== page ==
Expect to get a lot more posts about VSTO in the near future.

ReportViewer got an upgrade in Visual Studio 2010

Microsoft plans to release significantly updated and improved versions of both the Winforms and ASP.NET Report Viewer controls in Visual Studio 2010.  This is going to include the long awaited local mode support for the new report processing engine, originally released with SQL Server Reporting Services 2008.  Most importantly, this provides RDL 2008 features (e.g. tablix, enhanced charts, gauge, rich text) in local mode without connection to a report server.  If you wanted to use RDL 2008 features with the report viewer controls available before, server mode was your only viable option, because report processing is performed remotely on a Reporting Services 2008 server. 

Below are some of the other new features or changes who are coming as well.

  • Support for the 2008 RDL schema in local mode.  This will give you all of the new features available in RDL in SQL Server 2008, including tablix, rich text, updated chart visualizations, gauge, and many others.  The updated report design surface for local mode will also be included.
  • Support for ASP.Net AJAX.  The report viewer will use AJAX to update its various regions (report, toolbar, etc).  You will also allow be able to include the entire ReportViewer control in an UpdatePanel.
  • Updated API.  A number of new events and methods to help are added, including a new JavaScript API for interacting with the ReportViewer in the browser.
  • Significantly improved browser compatibility.  A huge amount of effort is put into improving support across browsers. 
  • Usability and “look and feel” enhancements.  The viewer got a minor facelift.

C# and it’s lifecycle

Everything becomes obsolete sooner or later. The same thing counts for programming languages.  The lifecycle of a programming language can be divided in 7 phases:

  • Conception
  • Adoption
  • Acceptance
  • Maturation
  • Inefficiency
  • Deprecation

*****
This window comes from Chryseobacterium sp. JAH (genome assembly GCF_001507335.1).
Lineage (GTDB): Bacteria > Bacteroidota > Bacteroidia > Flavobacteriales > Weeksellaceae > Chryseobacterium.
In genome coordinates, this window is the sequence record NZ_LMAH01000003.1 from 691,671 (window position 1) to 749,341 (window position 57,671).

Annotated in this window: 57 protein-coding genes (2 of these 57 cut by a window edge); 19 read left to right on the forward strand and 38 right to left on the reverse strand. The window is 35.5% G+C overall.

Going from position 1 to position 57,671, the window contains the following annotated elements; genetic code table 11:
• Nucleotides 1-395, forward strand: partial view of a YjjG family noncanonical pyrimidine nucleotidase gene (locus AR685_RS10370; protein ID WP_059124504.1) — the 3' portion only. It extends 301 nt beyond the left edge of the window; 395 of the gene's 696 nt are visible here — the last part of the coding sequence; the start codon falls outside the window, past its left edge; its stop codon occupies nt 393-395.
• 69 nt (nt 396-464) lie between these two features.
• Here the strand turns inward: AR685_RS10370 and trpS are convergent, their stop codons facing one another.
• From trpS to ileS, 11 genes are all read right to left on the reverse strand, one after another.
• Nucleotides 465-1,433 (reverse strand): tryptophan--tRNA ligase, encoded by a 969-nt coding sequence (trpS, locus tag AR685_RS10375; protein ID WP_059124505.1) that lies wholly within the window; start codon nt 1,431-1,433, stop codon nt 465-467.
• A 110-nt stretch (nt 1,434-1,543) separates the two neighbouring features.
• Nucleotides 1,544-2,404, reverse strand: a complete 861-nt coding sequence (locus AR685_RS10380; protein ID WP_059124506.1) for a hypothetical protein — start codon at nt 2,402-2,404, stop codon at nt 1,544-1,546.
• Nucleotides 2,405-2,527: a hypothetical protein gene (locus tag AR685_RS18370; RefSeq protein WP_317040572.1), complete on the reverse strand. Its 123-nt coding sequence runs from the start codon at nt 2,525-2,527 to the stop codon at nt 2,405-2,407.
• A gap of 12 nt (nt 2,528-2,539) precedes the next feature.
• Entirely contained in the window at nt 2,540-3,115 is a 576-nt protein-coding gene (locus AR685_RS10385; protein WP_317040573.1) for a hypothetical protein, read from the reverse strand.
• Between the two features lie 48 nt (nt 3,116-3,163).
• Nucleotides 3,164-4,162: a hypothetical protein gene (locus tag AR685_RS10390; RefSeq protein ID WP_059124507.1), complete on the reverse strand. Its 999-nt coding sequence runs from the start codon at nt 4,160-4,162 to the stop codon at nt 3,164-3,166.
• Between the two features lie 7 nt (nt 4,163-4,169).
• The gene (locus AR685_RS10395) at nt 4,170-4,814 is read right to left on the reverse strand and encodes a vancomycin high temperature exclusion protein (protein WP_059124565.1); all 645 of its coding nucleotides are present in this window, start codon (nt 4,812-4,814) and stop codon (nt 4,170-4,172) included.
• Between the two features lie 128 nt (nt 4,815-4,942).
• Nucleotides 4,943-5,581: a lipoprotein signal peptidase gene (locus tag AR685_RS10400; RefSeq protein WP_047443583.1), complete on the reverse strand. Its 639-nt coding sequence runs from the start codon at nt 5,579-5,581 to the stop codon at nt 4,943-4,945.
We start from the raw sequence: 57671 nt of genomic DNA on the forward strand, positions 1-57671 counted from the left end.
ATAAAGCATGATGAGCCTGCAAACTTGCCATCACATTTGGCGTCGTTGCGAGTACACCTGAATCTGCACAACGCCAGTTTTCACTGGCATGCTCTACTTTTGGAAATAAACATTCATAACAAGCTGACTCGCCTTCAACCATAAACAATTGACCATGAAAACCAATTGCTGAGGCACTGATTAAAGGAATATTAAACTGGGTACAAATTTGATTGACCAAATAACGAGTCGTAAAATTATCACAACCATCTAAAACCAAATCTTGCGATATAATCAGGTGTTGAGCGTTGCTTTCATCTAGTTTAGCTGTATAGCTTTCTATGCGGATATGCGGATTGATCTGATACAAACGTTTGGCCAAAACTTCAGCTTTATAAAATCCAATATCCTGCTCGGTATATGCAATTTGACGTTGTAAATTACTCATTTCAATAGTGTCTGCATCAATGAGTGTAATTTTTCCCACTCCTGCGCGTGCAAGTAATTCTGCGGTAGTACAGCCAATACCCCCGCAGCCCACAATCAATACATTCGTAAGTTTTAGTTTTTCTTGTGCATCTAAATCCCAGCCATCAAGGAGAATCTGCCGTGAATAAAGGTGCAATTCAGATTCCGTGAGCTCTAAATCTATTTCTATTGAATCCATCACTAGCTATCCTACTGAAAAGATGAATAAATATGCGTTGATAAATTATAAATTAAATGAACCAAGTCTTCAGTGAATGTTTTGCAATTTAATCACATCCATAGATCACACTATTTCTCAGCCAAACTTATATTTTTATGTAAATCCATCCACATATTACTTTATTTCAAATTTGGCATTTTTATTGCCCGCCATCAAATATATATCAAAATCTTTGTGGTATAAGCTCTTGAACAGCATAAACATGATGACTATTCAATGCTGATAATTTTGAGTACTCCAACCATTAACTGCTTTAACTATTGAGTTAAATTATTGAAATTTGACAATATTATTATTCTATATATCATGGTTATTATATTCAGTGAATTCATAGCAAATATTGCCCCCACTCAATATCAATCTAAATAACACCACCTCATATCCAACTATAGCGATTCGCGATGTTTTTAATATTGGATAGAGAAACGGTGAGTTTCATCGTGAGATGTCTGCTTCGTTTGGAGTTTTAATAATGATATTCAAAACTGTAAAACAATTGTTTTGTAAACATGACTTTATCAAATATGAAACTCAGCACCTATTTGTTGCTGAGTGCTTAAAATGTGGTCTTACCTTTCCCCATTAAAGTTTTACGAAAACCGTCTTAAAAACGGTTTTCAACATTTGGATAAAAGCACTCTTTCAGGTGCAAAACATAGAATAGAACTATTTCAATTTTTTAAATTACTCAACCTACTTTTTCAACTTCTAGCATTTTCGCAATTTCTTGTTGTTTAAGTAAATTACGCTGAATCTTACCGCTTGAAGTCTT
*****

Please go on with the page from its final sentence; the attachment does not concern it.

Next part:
• Decay

Scot Allen is starting an in interesting discussion about the language phase where C# is today.

Can things only get worse after C# 4.0? Or will there still be some interesting evolutions for the C# programming language? Maybe the dynamic keyword is just a sign for what will be next…

Wednesday, October 21, 2009

31 days of refactoring

After Sean Chambers very interesting blog series 31 days of refactoring,   Simone Chiaretta converted the series into an eBook.

VSTS 2010 Beta 2 Training Kit released

The Beta 2 version of Visual Studio 2010 Training Kit is now live.

This training kit includes presentations, hands-on labs, and demos. This content is designed to help you learn how to utilize a variety of Visual Studio 2010 and .NET Framework 4 technologies.

The Beta 2 release of the Training Kit contains 15 presentations, 19 hands-on labs, and 13 demos. Many technologies are covered in this release, including: C# 4, VB 10, F#, Parallel Extensions, Windows Communication Foundation, Windows Workflow, Windows Presentation Foundation, ASP.NET 4, Entity Framework, ADO.NET Data Services, Managed Extensibility Framework, and Visual Studio Ultimate.

Laws of dependency injection

As a heavy user of dependency injection, I’m always careful when applying it. “If you have a hammer, everything looks like a nail.”  Nikola Malovic mentions on his blog the following laws about the usage of an IOC container.

Nikola’s 5 laws of IoC:

  1. “Store in IoC container only services. Do not store any entities.”
  2. "Any class having more then 3 dependencies should be questioned for SRP violation"
  3. “Every dependency of the class has to be presented in a transparent manner in a class constructor.”
  4. “Every constructor of a class being resolved should not have any implementation other then accepting a set of its own dependencies.”